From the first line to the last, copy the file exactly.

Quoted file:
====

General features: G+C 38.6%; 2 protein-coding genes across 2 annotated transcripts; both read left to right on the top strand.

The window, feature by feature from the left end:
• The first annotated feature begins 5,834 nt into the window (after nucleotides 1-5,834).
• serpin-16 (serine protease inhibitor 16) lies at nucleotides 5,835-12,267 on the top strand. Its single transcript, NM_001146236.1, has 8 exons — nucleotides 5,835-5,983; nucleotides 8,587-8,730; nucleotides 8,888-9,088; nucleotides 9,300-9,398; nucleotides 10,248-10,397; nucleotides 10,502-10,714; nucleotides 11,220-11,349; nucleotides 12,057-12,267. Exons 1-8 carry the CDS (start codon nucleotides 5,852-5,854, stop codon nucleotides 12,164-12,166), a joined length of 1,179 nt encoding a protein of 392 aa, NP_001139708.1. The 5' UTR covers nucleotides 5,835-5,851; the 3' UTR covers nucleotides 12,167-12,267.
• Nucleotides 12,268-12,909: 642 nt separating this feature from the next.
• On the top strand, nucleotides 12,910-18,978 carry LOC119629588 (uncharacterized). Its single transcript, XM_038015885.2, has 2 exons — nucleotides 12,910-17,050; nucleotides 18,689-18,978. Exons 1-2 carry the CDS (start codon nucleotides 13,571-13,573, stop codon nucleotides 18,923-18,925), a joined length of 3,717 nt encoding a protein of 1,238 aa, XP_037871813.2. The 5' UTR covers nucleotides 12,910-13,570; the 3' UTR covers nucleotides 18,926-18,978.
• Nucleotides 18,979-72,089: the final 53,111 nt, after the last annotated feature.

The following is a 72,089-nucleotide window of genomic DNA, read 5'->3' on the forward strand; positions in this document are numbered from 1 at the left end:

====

General features: G+C 38.6%; 2 protein-coding genes across 2 annotated transcripts; both read left to right on the top strand.

The window, feature by feature from the left end:
• The first annotated feature begins 5,834 nt into the window (after nucleotides 1-5,834).
• serpin-16 (serine protease inhibitor 16) lies at nucleotides 5,835-12,267 on the top strand. Its single transcript, NM_001146236.1, has 8 exons — nucleotides 5,835-5,983; nucleotides 8,587-8,730; nucleotides 8,888-9,088; nucleotides 9,300-9,398; nucleotides 10,248-10,397; nucleotides 10,502-10,714; nucleotides 11,220-11,349; nucleotides 12,057-12,267. Exons 1-8 carry the CDS (start codon nucleotides 5,852-5,854, stop codon nucleotides 12,164-12,166), a joined length of 1,179 nt encoding a protein of 392 aa, NP_001139708.1. The 5' UTR covers nucleotides 5,835-5,851; the 3' UTR covers nucleotides 12,167-12,267.
• Nucleotides 12,268-12,909: 642 nt separating this feature from the next.
• On the top strand, nucleotides 12,910-18,978 carry LOC119629588 (uncharacterized). Its single transcript, XM_038015885.2, has 2 exons — nucleotides 12,910-17,050; nucleotides 18,689-18,978. Exons 1-2 carry the CDS (start codon nucleotides 13,571-13,573, stop codon nucleotides 18,923-18,925), a joined length of 3,717 nt encoding a protein of 1,238 aa, XP_037871813.2. The 5' UTR covers nucleotides 12,910-13,570; the 3' UTR covers nucleotides 18,926-18,978.
• Nucleotides 18,979-72,089: the final 53,111 nt, after the last annotated feature.

The following is a 72,089-nucleotide window of genomic DNA, read 5'->3' on the forward strand; positions in this document are numbered from 1 at the left end: